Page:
For some reason I felt like this was relevant |

In this post, I'll describe the process of finding an algorithm to approximate the number π.

There are three main types of algorithms. The first type converges very quickly to the correct solution; we use algorithms of this type in computers and calculators. The second type converges slowly, but is interesting to think about; we take this type of algorithm to mathematics conferences. The third type is slow to converge, and is boring to think about; these are pretty much useless so we get rid of them.

This may be interesting to know, but I wasn't too worried about it when I wrote my Pi Day post last year. I was looking for some simple algorithms, that was all. I needed 5 good algorithms by Pi Day.

A good approach when solving a problem is to start with what you know. What do we know about π? It's the area of a circle with radius 1, circumference of a circle with diameter 1, and it's equal to 180 degrees in radians.

Yes, π can be an angle. As I explained in my 2015 pi day post:

When most people talk about angles, they use degrees – as in 90° (a right angle), 180° (a U-turn), and 360° (1 full turn, or very dizzy). But mathematicians use radians, which involves looking at the circumference of a unit circle, so instead of a full circle being 360°, it's equal to 2π (the circumference of a unit circle). A U-turn, or 180°, is equal to π, and a right-angle (90°) is equal to π/2.

Now that we're looking at π as an angle, the sine and cosine functions come to mind. Sin(π) is zero, and cos(π/2) is zero (see my blog post about sine and cosine). We could use these properties to approximate π. We may choose to go with cos(π) = 0, since sin(0) also equals zero.

An algorithm might look something like this:

1. Start with

2. Check whether cos(

3. If not, try again with another value for

*a*= 02. Check whether cos(

*a*/2) is close enough to zero3. If not, try again with another value for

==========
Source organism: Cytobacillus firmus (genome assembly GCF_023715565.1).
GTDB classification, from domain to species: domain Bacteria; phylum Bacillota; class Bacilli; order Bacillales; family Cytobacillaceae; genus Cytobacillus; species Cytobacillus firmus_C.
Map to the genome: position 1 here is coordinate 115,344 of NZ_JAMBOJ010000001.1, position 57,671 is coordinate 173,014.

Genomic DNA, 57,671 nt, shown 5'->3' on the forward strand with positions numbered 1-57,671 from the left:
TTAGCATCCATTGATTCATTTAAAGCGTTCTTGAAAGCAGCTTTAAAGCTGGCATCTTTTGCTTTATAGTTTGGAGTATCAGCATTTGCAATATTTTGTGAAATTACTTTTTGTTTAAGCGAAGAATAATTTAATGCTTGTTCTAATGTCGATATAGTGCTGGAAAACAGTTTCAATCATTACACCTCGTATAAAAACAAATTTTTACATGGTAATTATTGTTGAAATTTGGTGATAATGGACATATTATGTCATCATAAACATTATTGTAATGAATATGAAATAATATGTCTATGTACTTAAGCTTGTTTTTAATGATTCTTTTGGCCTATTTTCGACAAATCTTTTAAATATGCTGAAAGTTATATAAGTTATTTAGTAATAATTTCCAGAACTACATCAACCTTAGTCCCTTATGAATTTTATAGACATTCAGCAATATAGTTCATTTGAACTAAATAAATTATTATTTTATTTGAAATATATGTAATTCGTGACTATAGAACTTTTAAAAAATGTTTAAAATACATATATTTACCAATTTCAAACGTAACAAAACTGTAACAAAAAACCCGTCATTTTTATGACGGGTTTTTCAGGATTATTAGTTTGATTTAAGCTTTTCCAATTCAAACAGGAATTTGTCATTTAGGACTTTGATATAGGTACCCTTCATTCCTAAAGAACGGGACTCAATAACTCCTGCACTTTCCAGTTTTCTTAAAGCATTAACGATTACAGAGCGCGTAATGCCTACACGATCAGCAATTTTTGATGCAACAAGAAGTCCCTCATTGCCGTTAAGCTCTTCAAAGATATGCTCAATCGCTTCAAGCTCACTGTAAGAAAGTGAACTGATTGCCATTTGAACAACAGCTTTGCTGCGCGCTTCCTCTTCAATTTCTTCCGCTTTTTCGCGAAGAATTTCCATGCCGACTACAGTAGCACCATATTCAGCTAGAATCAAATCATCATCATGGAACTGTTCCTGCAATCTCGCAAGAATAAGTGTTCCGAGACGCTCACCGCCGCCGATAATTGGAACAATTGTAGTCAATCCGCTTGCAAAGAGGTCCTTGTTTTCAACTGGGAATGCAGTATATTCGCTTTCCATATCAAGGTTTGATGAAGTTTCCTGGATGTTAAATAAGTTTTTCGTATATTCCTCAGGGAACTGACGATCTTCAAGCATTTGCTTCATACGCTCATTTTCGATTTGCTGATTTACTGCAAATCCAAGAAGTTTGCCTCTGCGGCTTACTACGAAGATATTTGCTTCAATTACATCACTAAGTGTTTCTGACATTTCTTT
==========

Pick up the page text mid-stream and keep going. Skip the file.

*a*One important thing to note is that, for a number

*x*slightly greater than π/2, cos(

*x*) < 0. For a number

*x*slightly less than π/2, cos(

*x*) > 0. Based on this knowledge, if cos(

*a*/2) is greater than zero, we need to increase our approximation. If cos(

*a*/2) is less than zero, we need to decrease our approximation. So we could change step 3 to the following (where

*v*is a small number):

3. If cos(

*a*/2) > 0, add*v*to*a*. Else add -*v*to*a*.Notice that cos(

*a*/2) has the same sign as the value we're adding. So instead of adding

*v*, why not add cos(

*a*/2)? Here's the final version of the algorithm:

1. Start with

2. Check whether cos(

3. If it's not, add cos(

*a*= 02. Check whether cos(

*a*/2) is close enough to zero3. If it's not, add cos(

*a*/2) to*a*and go back to step 1Or, for math people, we could write it as a series:

*x*

_{0}= 0

*x*

_{n+1}=

*x*

_{n}+ cos(

*x*

_{n})

Now the important question is, does the algorithm converge? The answer is yes: it converges to π/2. This is because:

error = π/2 -

error = π/2 -

*x*_{n}> sin(π/2 -*x*_{n}) = cos(*x*_{n})error = π/2 -

*x*_{n}≈ cos(*x*_{n}), for*x*_{n}close to π/2Or because:

It's a fixed-point iteration with g'(

*r*) = 0 - namely, the algorithm is of the form

*x*

_{n+1}= g(

*x*

_{n}), which will converge to

*r*= g(

*r*) when g'(

*r*) < 1.

Now, of the three types of algorithms I mentioned earlier, which type is this? Well, it converges very quickly, but not efficiently. The function cos(

*x*) is very costly to compute. We clearly wouldn't use this algorithm in a computer. Still, the algorithm is interesting because of its simplicity: it relies only on the properties of the cosine function. Hence, it fits pretty well into the second category.

...on the other hand, if you find math boring, you may feel that the algorithm fits the third category. In which case, today is just a regular Monday. No pi for you.

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This is pretty cool! Hi, by the way :-) Dunno if you remember me...

ReplyDeleteThanks! Yes, I remember you. Been a long time.

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